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‘Religious freedom’ backlash likely to continue as next chapter in LGBT-equality effort

Last August, the New Mexico Supreme Court handed down a ruling that inflamed the religious right.

In a unanimous decision, the state’s highest court found that Elaine Huguenin, co-owner of Elane Photography in Albuquerque, violated state law when she turned away Vanessa Willock and her partner in 2006 on the grounds that photographing the same-sex couple’s wedding ceremony would violate her religious beliefs.  Read more

As marriage equality victories stack up, sights remain on Supreme Court

Last June, when the Supreme Court ruled 5-4 that Section 3 of the Defense of Marriage Act defining marriage as between a man and a woman was unconstitutional, Justice Antonin Scalia made a prediction: In the not so distant future, the question of whether same-sex couples have a constitutional right to marry would once again be before the high court, and the rational set forth in the Windsor decision would all but ensure a sweeping ruling that legalizes same-sex marriage nationwide.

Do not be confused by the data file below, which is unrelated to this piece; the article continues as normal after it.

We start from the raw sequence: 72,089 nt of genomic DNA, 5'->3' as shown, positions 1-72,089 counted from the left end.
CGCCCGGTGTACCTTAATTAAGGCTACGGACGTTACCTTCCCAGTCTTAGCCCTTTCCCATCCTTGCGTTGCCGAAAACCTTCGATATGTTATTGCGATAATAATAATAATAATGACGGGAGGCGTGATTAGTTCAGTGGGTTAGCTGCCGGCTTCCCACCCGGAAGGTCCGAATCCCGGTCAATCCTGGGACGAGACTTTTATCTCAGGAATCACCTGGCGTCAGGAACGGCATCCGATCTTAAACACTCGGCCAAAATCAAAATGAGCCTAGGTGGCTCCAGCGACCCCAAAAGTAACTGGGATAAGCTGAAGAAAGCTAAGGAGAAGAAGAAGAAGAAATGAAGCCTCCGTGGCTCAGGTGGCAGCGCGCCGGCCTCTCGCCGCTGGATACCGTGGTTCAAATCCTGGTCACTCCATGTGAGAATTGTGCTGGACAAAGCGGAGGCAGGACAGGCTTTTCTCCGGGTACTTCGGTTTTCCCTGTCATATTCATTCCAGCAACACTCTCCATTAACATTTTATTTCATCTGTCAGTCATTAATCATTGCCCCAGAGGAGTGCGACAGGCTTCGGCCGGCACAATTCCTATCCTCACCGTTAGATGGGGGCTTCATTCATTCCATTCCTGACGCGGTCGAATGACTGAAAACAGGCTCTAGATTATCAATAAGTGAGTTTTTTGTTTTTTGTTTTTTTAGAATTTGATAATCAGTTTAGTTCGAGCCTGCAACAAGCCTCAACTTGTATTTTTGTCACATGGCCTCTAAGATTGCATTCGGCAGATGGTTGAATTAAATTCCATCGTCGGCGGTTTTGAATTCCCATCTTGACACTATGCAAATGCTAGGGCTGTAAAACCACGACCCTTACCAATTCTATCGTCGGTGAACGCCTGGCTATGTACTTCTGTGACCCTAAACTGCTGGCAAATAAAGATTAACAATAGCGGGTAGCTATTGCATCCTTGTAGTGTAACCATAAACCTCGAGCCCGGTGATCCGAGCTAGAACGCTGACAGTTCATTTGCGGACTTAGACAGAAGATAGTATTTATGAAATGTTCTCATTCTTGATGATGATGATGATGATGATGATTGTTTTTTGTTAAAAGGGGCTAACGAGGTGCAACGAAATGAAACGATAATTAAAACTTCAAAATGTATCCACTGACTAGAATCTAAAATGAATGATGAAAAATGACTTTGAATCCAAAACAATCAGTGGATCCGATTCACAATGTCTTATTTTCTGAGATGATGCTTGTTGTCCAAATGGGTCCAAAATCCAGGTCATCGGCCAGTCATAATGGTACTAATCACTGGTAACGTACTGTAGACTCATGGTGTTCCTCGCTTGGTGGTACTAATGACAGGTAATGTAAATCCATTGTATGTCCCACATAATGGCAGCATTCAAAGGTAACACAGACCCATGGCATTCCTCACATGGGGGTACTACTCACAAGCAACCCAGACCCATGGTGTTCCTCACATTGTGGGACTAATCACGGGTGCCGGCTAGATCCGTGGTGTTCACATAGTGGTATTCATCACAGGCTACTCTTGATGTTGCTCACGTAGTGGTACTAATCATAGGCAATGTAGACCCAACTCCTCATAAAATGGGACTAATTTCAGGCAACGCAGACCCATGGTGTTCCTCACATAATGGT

“As I have said, the real rationale of today’s opinion, whatever disappearing trail of its legalistic argle-bargle one chooses to follow, is that DOMA is motivated by ‘bare … desire to harm’ couples in same-sex marriages,” Scalia wrote in his fiery dissent. “How easy it is, indeed how inevitable, to reach the same conclusion with regard to state laws denying same-sex couples marital status.” Read more